“Shut Up!” “Get over it!” “Let’s move on!” Are not answers.

Now to the questions:

Can the GOP provide proof that the paperless voting machines and the compiling computers (manufactured and coded by Republicans) provided accurate tallies of the voting? Could they do so if they wanted to? If not, why not?

Clearly the Republicans can provide no such proof directly, because the machines were deliberately designed not to provide such proof – there are no paper records, and the source code (software) is secret. Thus, in response to the demand for validation, the manufacturers have only one possible response: “Trust us!”

Of course, voting results could be audited and validated if it were required by law. In fact, validation is required in the state of Nevada, and thus, in that state at least, e-voting machines produce paper records of each vote.

Even without paper records, indirect methods of validation can be devised. For example, a sampling of e-voting machines could be selected at random during election day, “pulled” from the precincts, and checked for input/output consistency. Another method would be a random selection of polling precincts where voters would be asked to vote first with e-voting machines and then again with paper ballots. (Only one vote per voter would officially count, of course). If the machines were “fixed,” this would show up in a comparison of the totals. (For more detail, see my blog of October 30, 2004). With both of these cases, of course, the selection of test machines must be totally random and performed during election day. No such validation procedures were performed anywhere during the November 2, election.

Absent paper records and election day verification procedures, there remain statistical analyses. As I have argued elsewhere (here, here, and here), these studies indicate compelling evidence of fraud. Predictably, they have been almost totally ignored by the mainstream media.

Why won’t the e-voting machines provide auditable paper records?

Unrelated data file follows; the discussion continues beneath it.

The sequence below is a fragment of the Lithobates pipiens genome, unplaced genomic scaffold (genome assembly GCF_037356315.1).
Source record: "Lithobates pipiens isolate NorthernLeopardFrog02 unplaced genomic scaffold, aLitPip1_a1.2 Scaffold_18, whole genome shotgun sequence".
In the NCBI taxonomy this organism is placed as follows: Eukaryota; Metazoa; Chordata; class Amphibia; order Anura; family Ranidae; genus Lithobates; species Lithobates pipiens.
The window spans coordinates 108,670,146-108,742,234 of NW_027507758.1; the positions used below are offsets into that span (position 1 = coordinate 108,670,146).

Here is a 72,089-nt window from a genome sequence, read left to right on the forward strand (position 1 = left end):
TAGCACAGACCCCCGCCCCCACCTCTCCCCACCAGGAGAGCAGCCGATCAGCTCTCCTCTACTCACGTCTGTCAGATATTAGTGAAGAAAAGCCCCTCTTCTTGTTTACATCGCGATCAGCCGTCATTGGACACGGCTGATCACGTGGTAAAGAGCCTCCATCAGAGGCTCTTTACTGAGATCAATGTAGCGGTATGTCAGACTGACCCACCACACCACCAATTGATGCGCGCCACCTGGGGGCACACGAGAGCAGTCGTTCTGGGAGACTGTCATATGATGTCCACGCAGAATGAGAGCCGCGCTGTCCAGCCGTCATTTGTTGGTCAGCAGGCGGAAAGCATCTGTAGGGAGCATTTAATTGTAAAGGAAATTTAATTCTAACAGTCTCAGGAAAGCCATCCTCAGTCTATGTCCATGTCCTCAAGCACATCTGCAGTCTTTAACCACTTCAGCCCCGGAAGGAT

I’ve heard two answers to this question, both laughably inadequate: (a) paper records would be prohibitively expensive, and (b) paper records would be impossibly impractical. Both excuses have been decisively refuted by perfectly affordable and practical use of paper validation in the state of Nevada. In addition, Diebold Corp., one of the two largest manufacturers of e-voting machines, also makes ATM machines and the credit card mechanisms on gasoline pumps. Both, of course, produce paper records. So why not also for e-voting machines?

A few months ago, I happened to see on CSPAN a hearing by the Federal Election Commission on the e-voting machines. When asked if paper records would be feasible, one witness produced a printout that was several feet long, and proclaimed that such a printout would be required for every vote. This of course was a damnable lie, clearly exposed, once again, by the employment of paper validation in Nevada. That “demonstration” before the Commission can only be interpreted as evidence of the desperation of those who doggedly oppose (for whatever covert reasons) the use of paper records of e-voting.

Why won’t the Diebold and ES&S corporations publish their source codes?

The standard answer is these codes are the private (“proprietary”) property of the corporations, and thus must be kept secret to protect that property. Kinda like Col. Sanders' recipe for Kentucky Fried Chicken.